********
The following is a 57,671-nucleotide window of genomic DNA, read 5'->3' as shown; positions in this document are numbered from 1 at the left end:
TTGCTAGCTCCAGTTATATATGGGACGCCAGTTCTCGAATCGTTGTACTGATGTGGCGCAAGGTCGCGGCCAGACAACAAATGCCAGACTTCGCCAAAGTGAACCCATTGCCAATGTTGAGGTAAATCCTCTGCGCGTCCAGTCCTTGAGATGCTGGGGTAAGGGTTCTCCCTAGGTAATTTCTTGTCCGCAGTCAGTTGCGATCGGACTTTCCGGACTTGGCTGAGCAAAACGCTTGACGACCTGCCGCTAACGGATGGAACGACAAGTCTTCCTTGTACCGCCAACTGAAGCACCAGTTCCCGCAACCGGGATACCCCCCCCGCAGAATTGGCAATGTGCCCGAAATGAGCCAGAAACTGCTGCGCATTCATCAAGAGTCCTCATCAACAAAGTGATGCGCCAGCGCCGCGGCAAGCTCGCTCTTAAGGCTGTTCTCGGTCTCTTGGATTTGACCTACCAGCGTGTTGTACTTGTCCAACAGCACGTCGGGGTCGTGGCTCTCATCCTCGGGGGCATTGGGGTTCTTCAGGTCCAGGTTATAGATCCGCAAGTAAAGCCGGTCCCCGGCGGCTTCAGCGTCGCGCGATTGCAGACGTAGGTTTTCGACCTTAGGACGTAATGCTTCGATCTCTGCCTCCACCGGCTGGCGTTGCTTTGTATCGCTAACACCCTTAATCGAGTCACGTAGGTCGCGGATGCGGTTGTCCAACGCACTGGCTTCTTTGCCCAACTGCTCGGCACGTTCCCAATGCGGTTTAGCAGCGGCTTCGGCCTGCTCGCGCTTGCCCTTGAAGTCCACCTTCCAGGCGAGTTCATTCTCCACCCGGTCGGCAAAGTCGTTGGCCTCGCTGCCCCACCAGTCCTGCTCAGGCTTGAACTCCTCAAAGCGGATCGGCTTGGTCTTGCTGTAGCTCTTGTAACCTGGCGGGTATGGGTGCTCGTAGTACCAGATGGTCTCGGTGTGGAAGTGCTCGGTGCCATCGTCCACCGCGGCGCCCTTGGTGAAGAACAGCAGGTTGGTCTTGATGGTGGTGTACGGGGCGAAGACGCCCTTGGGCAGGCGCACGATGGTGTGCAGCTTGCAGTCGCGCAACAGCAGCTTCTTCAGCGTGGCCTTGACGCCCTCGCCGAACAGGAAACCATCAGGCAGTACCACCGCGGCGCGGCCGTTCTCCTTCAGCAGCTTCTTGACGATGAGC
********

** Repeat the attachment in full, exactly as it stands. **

The following is a 57,671-nucleotide window of genomic DNA, read 5'->3' as shown; positions in this document are numbered from 1 at the left end:
TTGCTAGCTCCAGTTATATATGGGACGCCAGTTCTCGAATCGTTGTACTGATGTGGCGCAAGGTCGCGGCCAGACAACAAATGCCAGACTTCGCCAAAGTGAACCCATTGCCAATGTTGAGGTAAATCCTCTGCGCGTCCAGTCCTTGAGATGCTGGGGTAAGGGTTCTCCCTAGGTAATTTCTTGTCCGCAGTCAGTTGCGATCGGACTTTCCGGACTTGGCTGAGCAAAACGCTTGACGACCTGCCGCTAACGGATGGAACGACAAGTCTTCCTTGTACCGCCAACTGAAGCACCAGTTCCCGCAACCGGGATACCCCCCCCGCAGAATTGGCAATGTGCCCGAAATGAGCCAGAAACTGCTGCGCATTCATCAAGAGTCCTCATCAACAAAGTGATGCGCCAGCGCCGCGGCAAGCTCGCTCTTAAGGCTGTTCTCGGTCTCTTGGATTTGACCTACCAGCGTGTTGTACTTGTCCAACAGCACGTCGGGGTCGTGGCTCTCATCCTCGGGGGCATTGGGGTTCTTCAGGTCCAGGTTATAGATCCGCAAGTAAAGCCGGTCCCCGGCGGCTTCAGCGTCGCGCGATTGCAGACGTAGGTTTTCGACCTTAGGACGTAATGCTTCGATCTCTGCCTCCACCGGCTGGCGTTGCTTTGTATCGCTAACACCCTTAATCGAGTCACGTAGGTCGCGGATGCGGTTGTCCAACGCACTGGCTTCTTTGCCCAACTGCTCGGCACGTTCCCAATGCGGTTTAGCAGCGGCTTCGGCCTGCTCGCGCTTGCCCTTGAAGTCCACCTTCCAGGCGAGTTCATTCTCCACCCGGTCGGCAAAGTCGTTGGCCTCGCTGCCCCACCAGTCCTGCTCAGGCTTGAACTCCTCAAAGCGGATCGGCTTGGTCTTGCTGTAGCTCTTGTAACCTGGCGGGTATGGGTGCTCGTAGTACCAGATGGTCTCGGTGTGGAAGTGCTCGGTGCCATCGTCCACCGCGGCGCCCTTGGTGAAGAACAGCAGGTTGGTCTTGATGGTGGTGTACGGGGCGAAGACGCCCTTGGGCAGGCGCACGATGGTGTGCAGCTTGCAGTCGCGCAACAGCAGCTTCTTCAGCGTGGCCTTGACGCCCTCGCCGAACAGGAAACCATCAGGCAGTACCACCGCGGCGCGGCCGTTCTCCTTCAGCAGCTTCTTGACGATGAGC